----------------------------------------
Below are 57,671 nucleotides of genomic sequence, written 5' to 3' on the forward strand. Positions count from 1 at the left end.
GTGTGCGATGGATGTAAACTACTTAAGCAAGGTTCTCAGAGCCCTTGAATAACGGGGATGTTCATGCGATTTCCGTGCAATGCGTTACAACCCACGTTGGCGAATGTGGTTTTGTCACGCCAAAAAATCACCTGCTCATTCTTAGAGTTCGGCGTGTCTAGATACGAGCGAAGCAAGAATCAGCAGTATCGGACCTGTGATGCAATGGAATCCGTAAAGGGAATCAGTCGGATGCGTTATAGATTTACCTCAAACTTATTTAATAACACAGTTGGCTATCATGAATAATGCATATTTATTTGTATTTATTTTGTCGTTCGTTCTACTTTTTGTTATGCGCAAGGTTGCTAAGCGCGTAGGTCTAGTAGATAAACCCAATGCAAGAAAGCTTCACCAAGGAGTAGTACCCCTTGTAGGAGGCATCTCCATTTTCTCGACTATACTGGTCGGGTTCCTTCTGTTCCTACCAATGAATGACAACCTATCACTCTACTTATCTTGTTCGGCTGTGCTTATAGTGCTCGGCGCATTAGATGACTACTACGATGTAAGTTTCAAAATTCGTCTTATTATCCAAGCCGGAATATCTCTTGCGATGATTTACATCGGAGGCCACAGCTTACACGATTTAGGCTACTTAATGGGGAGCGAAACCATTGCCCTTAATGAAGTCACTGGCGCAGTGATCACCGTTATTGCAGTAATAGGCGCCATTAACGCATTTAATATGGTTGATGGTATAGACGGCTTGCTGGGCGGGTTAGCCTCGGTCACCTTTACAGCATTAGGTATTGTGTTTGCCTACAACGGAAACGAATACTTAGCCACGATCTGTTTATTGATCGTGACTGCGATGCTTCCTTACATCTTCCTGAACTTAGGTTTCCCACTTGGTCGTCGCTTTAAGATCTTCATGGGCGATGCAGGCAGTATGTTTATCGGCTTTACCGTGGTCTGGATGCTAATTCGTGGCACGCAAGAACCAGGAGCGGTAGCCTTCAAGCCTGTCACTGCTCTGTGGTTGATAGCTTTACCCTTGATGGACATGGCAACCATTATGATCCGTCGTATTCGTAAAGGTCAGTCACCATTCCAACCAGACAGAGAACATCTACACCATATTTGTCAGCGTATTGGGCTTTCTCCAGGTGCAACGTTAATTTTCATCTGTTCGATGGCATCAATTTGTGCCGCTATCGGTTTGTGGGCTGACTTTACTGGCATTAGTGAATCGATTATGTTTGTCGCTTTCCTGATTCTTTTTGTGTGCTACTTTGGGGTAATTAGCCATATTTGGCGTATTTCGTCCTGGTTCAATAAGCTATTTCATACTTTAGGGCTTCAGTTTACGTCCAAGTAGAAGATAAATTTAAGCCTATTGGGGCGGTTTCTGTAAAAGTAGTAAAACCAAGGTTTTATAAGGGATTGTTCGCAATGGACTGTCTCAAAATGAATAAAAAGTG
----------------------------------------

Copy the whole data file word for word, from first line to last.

Below are 57,671 nucleotides of genomic sequence, written 5' to 3' on the forward strand. Positions count from 1 at the left end.
GTGTGCGATGGATGTAAACTACTTAAGCAAGGTTCTCAGAGCCCTTGAATAACGGGGATGTTCATGCGATTTCCGTGCAATGCGTTACAACCCACGTTGGCGAATGTGGTTTTGTCACGCCAAAAAATCACCTGCTCATTCTTAGAGTTCGGCGTGTCTAGATACGAGCGAAGCAAGAATCAGCAGTATCGGACCTGTGATGCAATGGAATCCGTAAAGGGAATCAGTCGGATGCGTTATAGATTTACCTCAAACTTATTTAATAACACAGTTGGCTATCATGAATAATGCATATTTATTTGTATTTATTTTGTCGTTCGTTCTACTTTTTGTTATGCGCAAGGTTGCTAAGCGCGTAGGTCTAGTAGATAAACCCAATGCAAGAAAGCTTCACCAAGGAGTAGTACCCCTTGTAGGAGGCATCTCCATTTTCTCGACTATACTGGTCGGGTTCCTTCTGTTCCTACCAATGAATGACAACCTATCACTCTACTTATCTTGTTCGGCTGTGCTTATAGTGCTCGGCGCATTAGATGACTACTACGATGTAAGTTTCAAAATTCGTCTTATTATCCAAGCCGGAATATCTCTTGCGATGATTTACATCGGAGGCCACAGCTTACACGATTTAGGCTACTTAATGGGGAGCGAAACCATTGCCCTTAATGAAGTCACTGGCGCAGTGATCACCGTTATTGCAGTAATAGGCGCCATTAACGCATTTAATATGGTTGATGGTATAGACGGCTTGCTGGGCGGGTTAGCCTCGGTCACCTTTACAGCATTAGGTATTGTGTTTGCCTACAACGGAAACGAATACTTAGCCACGATCTGTTTATTGATCGTGACTGCGATGCTTCCTTACATCTTCCTGAACTTAGGTTTCCCACTTGGTCGTCGCTTTAAGATCTTCATGGGCGATGCAGGCAGTATGTTTATCGGCTTTACCGTGGTCTGGATGCTAATTCGTGGCACGCAAGAACCAGGAGCGGTAGCCTTCAAGCCTGTCACTGCTCTGTGGTTGATAGCTTTACCCTTGATGGACATGGCAACCATTATGATCCGTCGTATTCGTAAAGGTCAGTCACCATTCCAACCAGACAGAGAACATCTACACCATATTTGTCAGCGTATTGGGCTTTCTCCAGGTGCAACGTTAATTTTCATCTGTTCGATGGCATCAATTTGTGCCGCTATCGGTTTGTGGGCTGACTTTACTGGCATTAGTGAATCGATTATGTTTGTCGCTTTCCTGATTCTTTTTGTGTGCTACTTTGGGGTAATTAGCCATATTTGGCGTATTTCGTCCTGGTTCAATAAGCTATTTCATACTTTAGGGCTTCAGTTTACGTCCAAGTAGAAGATAAATTTAAGCCTATTGGGGCGGTTTCTGTAAAAGTAGTAAAACCAAGGTTTTATAAGGGATTGTTCGCAATGGACTGTCTCAAAATGAATAAAAAGTG